As remembered by
August 24, 2018
To the SNCC Community,
I have been asked by William Porter's son to inform you that William Porter made his transition today. He had been ailing and his death comes at the end of an expressed period of decline in his health. Porter, as he was frequently called, moved back to Albany, Georgia in 2008. It is in that city in southwest Georgia, home of SNCC's Southwest Georgia Project, where the services will be held for family and friends who are able to attend to memorialize him and to say their goodbyes.
Southwest Georgia, part of the southern Black Belt, geographically where the system of plantation economies ran across the south from the Atlantic seaboard to Texas, was as rife with aggression and hostility towards Blacks as any part of the better known archetype Mississippi. It was local residents like Porter among others who connected with SNCC Field Secretaries to help improve some things in the 1960s. Like its sister southern states, improvement was costly in human effort. And, like our ongoing struggle, this was part of the continuum that neither started nor ended with SNCC.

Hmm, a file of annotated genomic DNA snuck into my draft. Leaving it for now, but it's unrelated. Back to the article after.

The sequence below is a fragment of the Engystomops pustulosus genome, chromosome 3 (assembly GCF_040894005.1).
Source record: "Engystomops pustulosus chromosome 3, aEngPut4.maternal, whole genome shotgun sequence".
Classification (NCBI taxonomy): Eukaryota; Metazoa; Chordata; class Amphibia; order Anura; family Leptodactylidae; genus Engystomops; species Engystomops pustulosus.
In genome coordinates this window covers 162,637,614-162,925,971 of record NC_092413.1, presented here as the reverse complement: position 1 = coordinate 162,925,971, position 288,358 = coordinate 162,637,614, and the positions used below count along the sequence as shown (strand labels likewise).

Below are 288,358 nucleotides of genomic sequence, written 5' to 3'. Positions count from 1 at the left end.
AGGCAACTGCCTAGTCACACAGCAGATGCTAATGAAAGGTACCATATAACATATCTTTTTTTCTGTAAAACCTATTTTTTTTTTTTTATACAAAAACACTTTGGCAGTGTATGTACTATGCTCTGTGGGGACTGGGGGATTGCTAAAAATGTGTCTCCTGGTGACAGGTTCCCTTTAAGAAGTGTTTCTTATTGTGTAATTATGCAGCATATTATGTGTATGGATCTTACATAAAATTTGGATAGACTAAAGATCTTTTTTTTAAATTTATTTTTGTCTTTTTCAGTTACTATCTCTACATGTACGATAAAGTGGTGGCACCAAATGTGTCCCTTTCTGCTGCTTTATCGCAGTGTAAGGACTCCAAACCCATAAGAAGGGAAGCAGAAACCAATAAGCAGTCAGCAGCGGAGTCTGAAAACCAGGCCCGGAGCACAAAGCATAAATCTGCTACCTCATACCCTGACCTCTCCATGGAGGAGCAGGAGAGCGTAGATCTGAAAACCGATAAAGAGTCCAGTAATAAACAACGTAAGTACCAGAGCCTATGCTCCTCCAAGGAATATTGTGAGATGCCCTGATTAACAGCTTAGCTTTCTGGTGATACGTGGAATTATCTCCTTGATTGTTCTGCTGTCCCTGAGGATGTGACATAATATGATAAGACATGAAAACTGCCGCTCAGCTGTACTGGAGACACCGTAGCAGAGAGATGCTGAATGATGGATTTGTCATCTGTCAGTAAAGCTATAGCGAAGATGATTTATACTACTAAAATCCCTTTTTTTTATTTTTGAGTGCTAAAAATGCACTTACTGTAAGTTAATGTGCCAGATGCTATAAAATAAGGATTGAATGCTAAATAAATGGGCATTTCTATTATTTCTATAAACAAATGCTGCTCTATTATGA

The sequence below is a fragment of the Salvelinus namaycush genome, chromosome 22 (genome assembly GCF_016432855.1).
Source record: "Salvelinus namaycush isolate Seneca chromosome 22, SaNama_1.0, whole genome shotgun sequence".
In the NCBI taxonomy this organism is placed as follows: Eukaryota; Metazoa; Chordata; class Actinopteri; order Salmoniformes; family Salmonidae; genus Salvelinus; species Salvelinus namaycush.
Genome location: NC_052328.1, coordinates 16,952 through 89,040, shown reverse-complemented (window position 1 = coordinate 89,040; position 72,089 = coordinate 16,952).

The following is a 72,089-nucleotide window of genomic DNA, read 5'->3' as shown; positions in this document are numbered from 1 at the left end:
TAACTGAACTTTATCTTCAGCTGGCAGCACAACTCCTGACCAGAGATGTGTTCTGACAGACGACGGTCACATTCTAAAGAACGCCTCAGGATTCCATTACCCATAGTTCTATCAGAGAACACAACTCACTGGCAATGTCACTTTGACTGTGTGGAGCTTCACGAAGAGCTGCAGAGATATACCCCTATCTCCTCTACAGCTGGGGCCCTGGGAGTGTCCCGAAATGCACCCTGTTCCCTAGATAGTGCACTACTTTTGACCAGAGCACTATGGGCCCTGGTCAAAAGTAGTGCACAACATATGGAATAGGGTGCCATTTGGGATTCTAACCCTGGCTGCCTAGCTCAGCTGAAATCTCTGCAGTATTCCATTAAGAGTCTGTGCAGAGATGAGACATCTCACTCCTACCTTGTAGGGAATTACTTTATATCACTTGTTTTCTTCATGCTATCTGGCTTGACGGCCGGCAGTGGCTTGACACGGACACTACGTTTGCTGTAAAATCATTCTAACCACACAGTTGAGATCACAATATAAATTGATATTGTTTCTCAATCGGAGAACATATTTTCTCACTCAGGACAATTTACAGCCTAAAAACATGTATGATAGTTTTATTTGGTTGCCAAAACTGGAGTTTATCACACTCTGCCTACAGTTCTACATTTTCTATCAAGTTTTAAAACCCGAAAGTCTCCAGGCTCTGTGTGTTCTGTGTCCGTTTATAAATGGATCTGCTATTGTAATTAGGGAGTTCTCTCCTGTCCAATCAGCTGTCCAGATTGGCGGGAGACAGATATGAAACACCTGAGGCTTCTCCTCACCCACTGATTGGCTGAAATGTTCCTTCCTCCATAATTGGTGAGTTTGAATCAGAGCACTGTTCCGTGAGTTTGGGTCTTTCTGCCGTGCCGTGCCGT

In SNCC's Atlanta Office, Porter was a beloved fixture. Personable with a great sense of humor and armed with significant cooking skills, people surrounded him at work and at home enjoying his candor, his snippets and his many kindnesses. He was a real friend, a genuine person.
As remembered by M. Phyllis Cunningham
August 25, 2018
Thank you, Muriel. Amen to what you have written about Porter. One of the treasured cogs in SNCC's well-oiled, functioning wheel! A good man gone. Unforgettable!
As remembered by Leslie-Burl McLemore
August 25, 2018
I have fond memories of William Porter and his terrific sense of humor. He was one of the kindest souls that i had the opportunity to meet in SNCC. I have not seen him in many years but i often thought about him.
Rest in eternal peace, My Brother.
As remembered by Bob Brown
August 26, 2018